Hanna (Sarah Polley, in a phenomenal performance) is a deaf, silent reclusive young woman working as a line operator in a factory, so married to her meaningless job that her boss insists she take a vacation she deserves. Hanna does as she's told, and journeys to a seaside spot where she hears about a man on an oil rig in the middle of the ocean who is severely burned and needs a nurse. Hanna quietly takes the job, is flown by the doctor (Steven Mackintosh) to the isolated oil rig, populated with only a few men - cook Simon (Javier Cámara of 'Hable con ella', 'La Mala educación, 'Lucía y el sexo' etc), oceanographer and workers (Eddie Marsan, Daniel Mays, Dean Lennox Kelly, Danny Cunningham, Emmanuel Idowu) and a captain (Steven Mackintosh), and meets her patient Josef (Tim Robbins) who is temporarily blinded from burns to his corneas, and severely burned on his limbs.
Josef seeks to discover information from Hanna, but Hanna shares nothing about herself, spending her time dressing Josef's wounds, feeding him and tending to his needs. He slowly reveals his painful past to her (he was burned in an accident in which his best friend was burned to death, the friend whose wife had become Josef's lover!). Hanna is treated well by the few men on the isolated rig and learns to eat the exotic foods prepared by Simon, becoming friends with the crew, though at a distance, and gradually Hanna speaks with Josef about herself. In a painful confessional Hanna reveals that she is Bosnian and a survivor of the Balkan war, a hideous time when she and her close friend were captured, tortured and raped, leaving Hanna with physical as well as psychic scars and an enormous feeling of shame that her friend died and she survived. This knowledge bonds Hanna and Josef, but by this point it is time for Josef to be medevaced to a hospital onshore and the two part company. After some time has passed and Josef has recovered, he begins his search for Hanna and the journey and its finale serve as a touching end to the story.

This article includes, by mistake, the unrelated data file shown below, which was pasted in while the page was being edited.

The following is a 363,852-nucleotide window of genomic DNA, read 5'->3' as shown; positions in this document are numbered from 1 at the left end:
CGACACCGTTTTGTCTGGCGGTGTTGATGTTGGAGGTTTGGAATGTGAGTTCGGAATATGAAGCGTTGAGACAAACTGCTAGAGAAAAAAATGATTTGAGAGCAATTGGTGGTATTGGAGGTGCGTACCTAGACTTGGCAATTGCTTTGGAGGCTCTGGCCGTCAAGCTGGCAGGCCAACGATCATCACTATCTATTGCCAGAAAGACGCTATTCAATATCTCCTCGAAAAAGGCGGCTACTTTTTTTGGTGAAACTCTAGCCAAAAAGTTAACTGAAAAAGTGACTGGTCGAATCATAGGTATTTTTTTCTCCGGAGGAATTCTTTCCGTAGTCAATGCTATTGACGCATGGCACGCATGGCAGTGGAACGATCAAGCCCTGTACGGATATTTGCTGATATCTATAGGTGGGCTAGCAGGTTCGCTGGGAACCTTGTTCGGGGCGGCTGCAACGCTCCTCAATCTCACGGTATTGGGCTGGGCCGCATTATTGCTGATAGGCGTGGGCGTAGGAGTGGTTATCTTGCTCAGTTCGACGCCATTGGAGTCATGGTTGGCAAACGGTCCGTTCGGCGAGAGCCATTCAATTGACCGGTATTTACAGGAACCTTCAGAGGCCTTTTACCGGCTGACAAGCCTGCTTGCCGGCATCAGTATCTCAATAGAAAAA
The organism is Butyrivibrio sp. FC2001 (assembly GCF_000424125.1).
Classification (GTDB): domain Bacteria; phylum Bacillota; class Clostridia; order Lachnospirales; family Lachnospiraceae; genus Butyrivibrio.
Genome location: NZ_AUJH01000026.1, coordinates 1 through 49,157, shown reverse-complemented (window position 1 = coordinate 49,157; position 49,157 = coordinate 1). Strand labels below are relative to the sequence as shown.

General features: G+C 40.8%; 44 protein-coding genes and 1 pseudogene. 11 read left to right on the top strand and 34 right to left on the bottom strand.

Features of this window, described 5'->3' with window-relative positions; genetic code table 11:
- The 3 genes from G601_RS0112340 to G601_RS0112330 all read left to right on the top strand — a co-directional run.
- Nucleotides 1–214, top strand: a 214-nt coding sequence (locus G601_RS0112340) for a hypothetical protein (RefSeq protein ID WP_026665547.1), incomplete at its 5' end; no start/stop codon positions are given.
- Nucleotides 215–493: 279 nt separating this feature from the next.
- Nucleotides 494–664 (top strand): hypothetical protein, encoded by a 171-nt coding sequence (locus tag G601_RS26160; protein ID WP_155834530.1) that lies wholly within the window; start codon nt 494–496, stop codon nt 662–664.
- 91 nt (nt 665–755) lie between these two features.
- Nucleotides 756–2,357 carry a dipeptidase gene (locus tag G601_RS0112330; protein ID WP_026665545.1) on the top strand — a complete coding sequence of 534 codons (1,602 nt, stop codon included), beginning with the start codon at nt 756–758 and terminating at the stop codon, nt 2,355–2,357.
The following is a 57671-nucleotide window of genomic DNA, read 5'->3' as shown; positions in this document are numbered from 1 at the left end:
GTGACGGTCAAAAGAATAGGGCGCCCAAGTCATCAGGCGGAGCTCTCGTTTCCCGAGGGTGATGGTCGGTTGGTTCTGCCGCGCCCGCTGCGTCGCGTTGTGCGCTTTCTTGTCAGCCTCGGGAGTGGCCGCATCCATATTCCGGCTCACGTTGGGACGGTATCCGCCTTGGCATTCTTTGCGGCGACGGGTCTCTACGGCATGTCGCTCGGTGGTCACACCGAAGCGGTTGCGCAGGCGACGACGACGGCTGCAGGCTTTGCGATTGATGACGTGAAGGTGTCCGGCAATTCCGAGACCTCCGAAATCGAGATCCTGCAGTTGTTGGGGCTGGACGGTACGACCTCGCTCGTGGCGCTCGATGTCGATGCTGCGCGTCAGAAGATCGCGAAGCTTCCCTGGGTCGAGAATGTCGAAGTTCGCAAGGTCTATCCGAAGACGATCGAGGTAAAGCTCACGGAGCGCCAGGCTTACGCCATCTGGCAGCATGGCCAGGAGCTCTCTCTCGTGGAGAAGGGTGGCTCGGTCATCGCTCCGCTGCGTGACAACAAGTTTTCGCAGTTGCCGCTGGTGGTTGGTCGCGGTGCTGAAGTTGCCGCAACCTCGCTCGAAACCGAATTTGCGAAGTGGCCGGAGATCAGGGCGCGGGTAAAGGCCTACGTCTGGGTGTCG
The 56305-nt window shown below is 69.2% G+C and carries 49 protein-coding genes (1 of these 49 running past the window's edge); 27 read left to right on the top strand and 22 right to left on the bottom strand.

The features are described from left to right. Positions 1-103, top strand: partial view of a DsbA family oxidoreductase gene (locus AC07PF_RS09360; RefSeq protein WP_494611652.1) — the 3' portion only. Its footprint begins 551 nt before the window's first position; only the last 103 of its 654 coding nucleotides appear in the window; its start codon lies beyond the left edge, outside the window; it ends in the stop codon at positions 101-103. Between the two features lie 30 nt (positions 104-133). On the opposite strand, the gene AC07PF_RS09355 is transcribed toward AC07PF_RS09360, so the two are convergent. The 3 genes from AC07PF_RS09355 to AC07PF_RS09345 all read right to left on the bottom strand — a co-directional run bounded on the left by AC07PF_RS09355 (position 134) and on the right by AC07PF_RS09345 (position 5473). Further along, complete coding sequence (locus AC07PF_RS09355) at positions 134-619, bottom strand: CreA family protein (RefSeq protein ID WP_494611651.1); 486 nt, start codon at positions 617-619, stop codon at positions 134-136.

The cast is uniformly brilliant, including a small role of Hanna's therapist played convincingly by Julie Christie. The metaphors the tale offers are many, but the most moving is an examination of how the human mind deals with survival and shame after trauma. Director Isabel Coixet draws such subtle performances from the entire cast in this very small film, proving she is one of the more important artists in film making today. Very Highly Recommended. Grady Harp, May 07
O. Brown | Twopeas, WA | 05/23/2007
(5 out of 5 stars)
"The Secret Life of Words" is a slow-paced movie telling the story of a young woman who takes care of a burn victim. The young woman, Hanna, is a torture victim. The film show the slow development of intimacy between her and her patient. It explores themes subtley and beautifully and unconventionally.
If you are interested in being entertained, you may not enjoy this movie. If you want to be moved, and touched, and to have an unforgettable film experience, you will not be unsatisfied.
This is not a conventional movie, and those who wish for a quick pace and obvious themes will be disappointed. Those who are content to process and think while a theme is developed, and who are open for a different sort of movie will be pleased.
The acting in this movie is incredible, from Tim Robbins' leading role, to Julie Christie, and Sarah Polley. I had rented the movie, and immediately purchased it after viewing it once to keep and to view again and again.
Highly recommended for the thoughtful moviegoer.